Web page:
"Men prospered, far from those bleak struggles when England, divided, turned upon the King."

Now that we have considered the importance of the events of 1622, and the bearing they had upon the history of the Virginia Colony, let us in this chapter study-, in parallel, something about the other colonies that were being founded, in order that we may have a true understanding of the position occupied by the other of States, as compared with her younger sisters. Be it remembered, that when the first charter was granted it was stipulated that there should be two companies, the London Company, for Southern Virginia colonization; the Plymouth, for Northern Virginia. The last named company began operations at once, and sent out a vessel in 1606, for the purpose of planting a colony within its charter bounds, but the expedition came to grief, as the ship was captured by the Spaniards, and the English taken prisoners to Spain. The Spanish government, by right of discovery, claimed jurisdiction in American waters, and did not hesitate to use every effort toward preventing English colonization. The second expedition sent our from Plymouth landed at Saga hadoc (Kennebec) in the autumn of 1607, and built a small fort, which they named St. George.

The expedition, consisting of 100 planters under Captain George Popham, was brought to Northern Virginia by Admiral Rawley Gilbert. They built and fortified a storehouse, but when Gilbert returned to England, after a stay of two months, only forty-five planters remained at the settlement.

The Southern Colony had been planted at Jamestown on the 13th of May of that year, therefore antedating the Northern settlement by several months. The settlement at Sagahadoc was a failure.

The suffering of the men was severe, their warehouse was destroyed by fire, and after a terrible winter, and the death of their leader, Henry Pophan, they returned to England on a relief vessel sent them in the spring of 1608. The few survivors declared the country to be "a cold, barren, mountainous desert, where they found nothing but extreme extremities."

So bitter was their account of suffering- and distress upon the bleak coast, where they- had seated themselves, it was not until 1614 that further attempt was made to secure information of the country, other than such as was returned through the medium of fishing fleets who ventured into those waters in search of cod.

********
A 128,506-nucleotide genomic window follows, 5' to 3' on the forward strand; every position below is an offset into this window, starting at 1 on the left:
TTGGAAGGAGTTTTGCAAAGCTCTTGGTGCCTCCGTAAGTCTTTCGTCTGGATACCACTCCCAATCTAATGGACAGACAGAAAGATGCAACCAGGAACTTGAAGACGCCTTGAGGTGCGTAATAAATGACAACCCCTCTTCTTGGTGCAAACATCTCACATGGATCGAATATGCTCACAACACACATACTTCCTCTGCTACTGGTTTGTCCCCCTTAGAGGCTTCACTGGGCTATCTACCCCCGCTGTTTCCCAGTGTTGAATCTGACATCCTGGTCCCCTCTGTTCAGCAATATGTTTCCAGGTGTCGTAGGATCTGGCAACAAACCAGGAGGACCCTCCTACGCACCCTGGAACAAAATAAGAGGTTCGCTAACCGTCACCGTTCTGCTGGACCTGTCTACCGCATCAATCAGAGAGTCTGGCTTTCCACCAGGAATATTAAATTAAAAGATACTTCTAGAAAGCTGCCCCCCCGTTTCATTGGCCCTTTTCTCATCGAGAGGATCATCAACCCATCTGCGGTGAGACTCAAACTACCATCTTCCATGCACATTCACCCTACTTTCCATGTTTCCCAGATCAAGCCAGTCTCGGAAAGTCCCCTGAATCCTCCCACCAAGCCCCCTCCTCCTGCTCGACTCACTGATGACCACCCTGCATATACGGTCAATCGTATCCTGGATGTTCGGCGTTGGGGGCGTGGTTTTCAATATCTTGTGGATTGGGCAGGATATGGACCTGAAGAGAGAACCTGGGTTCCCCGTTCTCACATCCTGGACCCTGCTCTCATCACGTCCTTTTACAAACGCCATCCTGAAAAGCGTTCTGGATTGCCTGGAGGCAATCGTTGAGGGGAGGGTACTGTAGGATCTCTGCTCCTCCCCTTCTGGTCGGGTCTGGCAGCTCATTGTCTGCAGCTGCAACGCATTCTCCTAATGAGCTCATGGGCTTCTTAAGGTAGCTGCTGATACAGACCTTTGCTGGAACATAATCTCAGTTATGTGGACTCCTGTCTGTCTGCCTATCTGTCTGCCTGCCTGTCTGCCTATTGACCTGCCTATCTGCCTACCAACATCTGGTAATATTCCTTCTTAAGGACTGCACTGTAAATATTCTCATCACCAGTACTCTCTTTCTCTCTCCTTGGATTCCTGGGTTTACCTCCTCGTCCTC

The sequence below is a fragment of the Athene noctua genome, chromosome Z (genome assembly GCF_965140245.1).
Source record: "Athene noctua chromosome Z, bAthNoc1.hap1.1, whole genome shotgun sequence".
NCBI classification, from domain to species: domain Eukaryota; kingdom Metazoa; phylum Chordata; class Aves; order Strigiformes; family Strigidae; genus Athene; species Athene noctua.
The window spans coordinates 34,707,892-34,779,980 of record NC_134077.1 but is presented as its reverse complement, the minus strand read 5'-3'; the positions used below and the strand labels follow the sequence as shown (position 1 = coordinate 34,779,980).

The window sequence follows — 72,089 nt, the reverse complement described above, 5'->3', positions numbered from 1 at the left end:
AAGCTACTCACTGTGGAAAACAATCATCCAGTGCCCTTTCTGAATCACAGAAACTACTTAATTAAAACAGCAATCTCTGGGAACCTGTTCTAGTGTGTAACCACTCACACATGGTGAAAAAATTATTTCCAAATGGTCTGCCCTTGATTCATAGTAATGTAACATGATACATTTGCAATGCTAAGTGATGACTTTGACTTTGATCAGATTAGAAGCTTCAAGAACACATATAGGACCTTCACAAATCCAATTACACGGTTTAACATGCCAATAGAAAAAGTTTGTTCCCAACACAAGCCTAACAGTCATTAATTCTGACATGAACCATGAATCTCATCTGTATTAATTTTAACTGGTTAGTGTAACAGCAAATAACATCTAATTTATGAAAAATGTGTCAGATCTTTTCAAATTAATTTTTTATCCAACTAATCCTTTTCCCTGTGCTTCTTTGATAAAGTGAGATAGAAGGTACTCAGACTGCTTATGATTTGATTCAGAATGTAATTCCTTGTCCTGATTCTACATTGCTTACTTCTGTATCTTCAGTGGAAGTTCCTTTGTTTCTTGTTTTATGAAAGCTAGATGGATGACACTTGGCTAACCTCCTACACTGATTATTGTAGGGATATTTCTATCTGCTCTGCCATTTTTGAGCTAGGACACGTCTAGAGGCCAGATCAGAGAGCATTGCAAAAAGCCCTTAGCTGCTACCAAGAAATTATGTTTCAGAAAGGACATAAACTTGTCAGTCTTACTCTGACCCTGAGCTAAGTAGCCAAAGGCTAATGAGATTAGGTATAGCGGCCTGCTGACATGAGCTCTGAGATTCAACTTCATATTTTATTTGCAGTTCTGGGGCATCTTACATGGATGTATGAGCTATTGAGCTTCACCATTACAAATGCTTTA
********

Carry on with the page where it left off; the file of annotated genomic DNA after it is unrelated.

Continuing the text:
Thus had died aborning the only direct effort made by the Plymouth Company to seat a colony- in Virginia.

In 1614 Captain John Smith was employed and sent on a voyage of trade and discover-,-. He drafted a map of the coast which he presented, on his return, to Prince Charles, who, in token of his pleasure at receiving the map and report of Smith, named that section New England.

In order for one to understand the conditions in England at this time, it would be necessary for a more extensive review of the writings that specialize on this subject. In this paper only slight mention will be made of the salient features connecting it with the Plymouth Colony. There were in England at that time several sects of Protestants, or Dissenters from the Church of England, who objected seriously to abiding by the laws, laid down by- the King, requiring them to adhere to the established church.

They objected to any form of worship in which there was any display whatever, and they were bitterly opposed to the Sabbath being observed in any manner other than religious worship. The King permitted what we term, in our modern day, a wide-open Sunday, with all kinds of pleasure being tolerated. The Brownists, Puritans, Presbyterians, etc., uttered emphatic protests; the King countering with orders of arrest or banishment. A party of these Brownists fled to Holland, and there, under their pastor, Robinson, at Leyden, they worshiped and observed their Sundays as the dictates of their conscience required.

But, these people found, after remaining for some time in Holland, that the younger generation was being subjected to the temptations of the freedom permitted the native children by the burghers. Not being scrupulous in religious affairs, the burghers were willing for the Brownists to worship as they desired, reserving the same right for themselves.

It `vas at this time that Edwin Sandys, of whom mention was made in the last chapter as being such a great friend to the Virginia Colony, conceived the idea of planting a colony- within the northern part of the Virginia (London) company grant. Sandys had been a schoolmate and boyhood friend of William Brewster, and the fathers of these two had also been good friends, Being of liberal ideas himself, in correspondence with Brewster, he suggested the advisability of emigration to Virginia, provided "the parties (the church and company) could reach a mutual agreement."

Associated with Brewster there was another friend of Sandys, George Cranmer, brother of William Cranmer, for some time auditor of the Virginia company, and a grand-nephew of Archbishop Cranmer. A correspondence ensued and, the maps and description of New- England as given by Captain Smith having been examined, a decision was made to make an attempt at colonization.